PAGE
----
Recent changes were made to allow up to 2 watts on channels 1-7 and 15-22 as part of FRS without obtaining a license. Channels 8-14 are still reserved solely for FRS use in the US, with a maximum of 500mW output. A number of FRS radios are available that run close to 2W on legal channels, but today I'll be focusing on GMRS specifically. The primary differences between FRS and GMRS are:
  • GMRS handheld radios are allowed to transmit up to 5W
  • GMRS mobile and base-station radios are allowed up to 50W
  • Removable antennae are allowed
  • Repeaters can be used on GMRS
  • An FCC license is required for GMRS, but there is no exam.
  • Businesses can legally use FRS for operations, but business use of GMRS is mostly disallowed.

The Rules

A short, multi-page primer on GMRS is provided by the FCC.
The full rules for operating on GMRS are in FCC Part 95 subpart E.

The short, short version of the rules that should cover most of the highlights:
  • No "public broadcast" messages, advertising or music
  • No profanity
  • Only communicate with other GMRS or FRS users. Communication with amateur radio stations is not allowed.
  • No "Jamming" or continuous transmissions
  • Don't use GMRS to assist in any criminal activity
  • You must identify your call sign (e.g. WRBX000) in English or morse code
    • At the end of a single transmission that you do not expect a reply to
    • At the end of a conversation
    • At least once every 15 minutes while communicating
  • You can authorize any family members to use your license with your permission.
    • Your parents, children, grandparents, nieces, siblings and uncles can legally operate on GMRS under one single license, if you give them permission and ensure they know the rules.
    • If they break the GMRS rules under your license, your license is likely in jeopardy. You are ultimately responsible for the actions of those using your license.
While GMRS is provided as a convenient way for family members to stay in touch, an authorized GMRS user is allowed to talk to others outside of their family. They do not need to be physically close enough to you to communicate with you as the license holder as long as they obey the rules.


Most adult United States citizens are eligible to apply for a GMRS license. As of 2020, the license fee is $85, and it is valid for 10 years from the date of issue.

One can apply for a GMRS license online through the Universal Licensing System, or by mail. Either way, you must fill out FCC Form 605. Filing online requires you to register for an FCC Registration Numer (FRN) if you do not already have one. Amateur radio operators may use their existing FRN, for example.

Once logged in to ULS, click "Apply for a new license" and choose "ZA - General Mobile Radio Service" from the very bottom of the drop-down list.

Upon completion of FCC Form 605 for GMRS, you will be required to make an online payment. Your license will usually show up within a few hours or on the next business day. You will also likely receive an email about your license grant.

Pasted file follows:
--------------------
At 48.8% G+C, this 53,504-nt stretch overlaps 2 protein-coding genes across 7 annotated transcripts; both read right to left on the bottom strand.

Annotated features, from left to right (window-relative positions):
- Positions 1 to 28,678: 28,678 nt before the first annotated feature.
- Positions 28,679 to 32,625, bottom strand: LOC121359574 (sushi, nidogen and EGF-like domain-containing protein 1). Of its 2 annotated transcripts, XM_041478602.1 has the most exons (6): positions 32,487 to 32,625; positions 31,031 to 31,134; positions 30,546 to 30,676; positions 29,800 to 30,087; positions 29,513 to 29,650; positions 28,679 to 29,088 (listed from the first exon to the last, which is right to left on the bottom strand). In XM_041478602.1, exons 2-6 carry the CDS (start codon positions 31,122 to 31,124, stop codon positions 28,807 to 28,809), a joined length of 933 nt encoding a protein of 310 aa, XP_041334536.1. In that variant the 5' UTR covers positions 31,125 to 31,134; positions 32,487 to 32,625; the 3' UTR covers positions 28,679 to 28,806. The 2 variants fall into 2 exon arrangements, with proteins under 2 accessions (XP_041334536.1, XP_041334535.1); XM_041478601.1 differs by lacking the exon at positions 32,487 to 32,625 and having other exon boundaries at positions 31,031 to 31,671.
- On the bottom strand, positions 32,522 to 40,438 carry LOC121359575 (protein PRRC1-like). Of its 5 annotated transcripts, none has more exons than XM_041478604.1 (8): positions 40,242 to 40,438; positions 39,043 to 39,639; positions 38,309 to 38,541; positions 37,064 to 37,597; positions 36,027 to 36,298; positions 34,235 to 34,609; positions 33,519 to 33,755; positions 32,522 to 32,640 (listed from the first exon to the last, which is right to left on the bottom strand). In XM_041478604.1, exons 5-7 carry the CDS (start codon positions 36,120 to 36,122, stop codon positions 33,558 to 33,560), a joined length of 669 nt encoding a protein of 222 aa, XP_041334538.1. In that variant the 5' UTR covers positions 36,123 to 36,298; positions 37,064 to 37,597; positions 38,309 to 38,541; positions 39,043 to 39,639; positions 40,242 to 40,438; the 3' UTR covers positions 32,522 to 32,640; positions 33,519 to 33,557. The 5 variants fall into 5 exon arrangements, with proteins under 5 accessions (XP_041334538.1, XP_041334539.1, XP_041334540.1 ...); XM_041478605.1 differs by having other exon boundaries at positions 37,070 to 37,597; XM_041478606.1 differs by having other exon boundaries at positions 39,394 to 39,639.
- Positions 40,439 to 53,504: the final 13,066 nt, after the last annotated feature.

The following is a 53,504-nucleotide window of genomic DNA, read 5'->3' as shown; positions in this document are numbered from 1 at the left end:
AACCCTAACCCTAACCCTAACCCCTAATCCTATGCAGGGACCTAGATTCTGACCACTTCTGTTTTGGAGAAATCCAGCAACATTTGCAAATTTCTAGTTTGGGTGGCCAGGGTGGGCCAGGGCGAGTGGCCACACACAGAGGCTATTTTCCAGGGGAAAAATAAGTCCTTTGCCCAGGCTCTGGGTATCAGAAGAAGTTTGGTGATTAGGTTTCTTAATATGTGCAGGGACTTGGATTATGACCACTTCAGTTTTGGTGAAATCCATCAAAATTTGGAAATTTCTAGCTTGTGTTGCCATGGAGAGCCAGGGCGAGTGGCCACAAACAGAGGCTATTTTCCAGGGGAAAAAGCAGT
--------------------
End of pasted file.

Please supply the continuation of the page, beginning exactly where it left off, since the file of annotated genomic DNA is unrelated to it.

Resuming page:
Transceivers specifically designed for amateur radio are not allowed on GMRS. Some hams use commercial radios that have been tuned to work on amateur radio frequencies, and there's a bit of a grey area there.

Until recently, hardware specifically designed to take full advantage of GMRS was pretty rare. Radios must be type-certified under FCC Part 95 to operate on GMRS and strict standards must be met with regard to channel deviation, frequency stability at a wide variety of temperatures, and spurious emissions. It just so happens that commercial land mobile UHF Radios type-certified under FCC Part 90 meet or exceed the specifications for GMRS, so long as they do not exceed 50 watts of output power. As such, many GMRS users will re-program commercial UHF radios to operate on GMRS frequencies. The FCC hasn't ever given a straight answer about if this is allowed, but most repeater operators are okay with it. The Motorola Radius in the above photo is one of these, but a variety of 15-45 watt mobile radios and 2-5 watt handhelds from the commercial lines of Motorola, Kenwood, Bendix/King and others can often be found inexpensively on the used market. Just make sure you, or the seller, can program them properly.

BTech (purveyors of the ubiquitous, cheap "Baofeng" ham radios) markets two GMRS-specific radios: the GMRS-v1 handheld and the GMRS-50X1 mobile radio. These two have been type-certified for GMRS, have the ability to use GMRS repeaters, and are legal. The GMRS-V1 is, in fact, the only GMRS-specific handheld radio I was able to find that has repeater capability.

Midland, Cobra, and Uniden have also been making a variety of type-certified GMRS radios. Most of the handheld units, like the Midland GXT-1000 I have, do not have the capability to use GMRS repeaters, but the Midland Mobile and Micro-Mobile radios, designed to be installed inside vehicles, do have repeater capability.

Most GMRS radios are interoperable with FRS radios. The GMRS-specific radios mentioned above may have more than 22 channels, but channels 1-22 are almost guaranteed to work between any GMRS and FRS radio. If your family does a lot of outdoor activity, you may find that inexpensive FRS radios work fine for kids, and your GMRS radios will let you communicate with them.

Many old-school GMRS users refer to frequencies -- and especially repeaters, by the kilohertz part of the frequency only. I suspect this persists in part because GMRS users are begrudgingly sharing practically all of their frequencies with FRS users and dislike the concept of channel numbers. At any rate, "700" refers to either 462.700 MHz, or a repeater that uses 467.700 MHz on the input and 462.700 MHz on the output.

You can see actual frequencies in this chart on Wikipedia: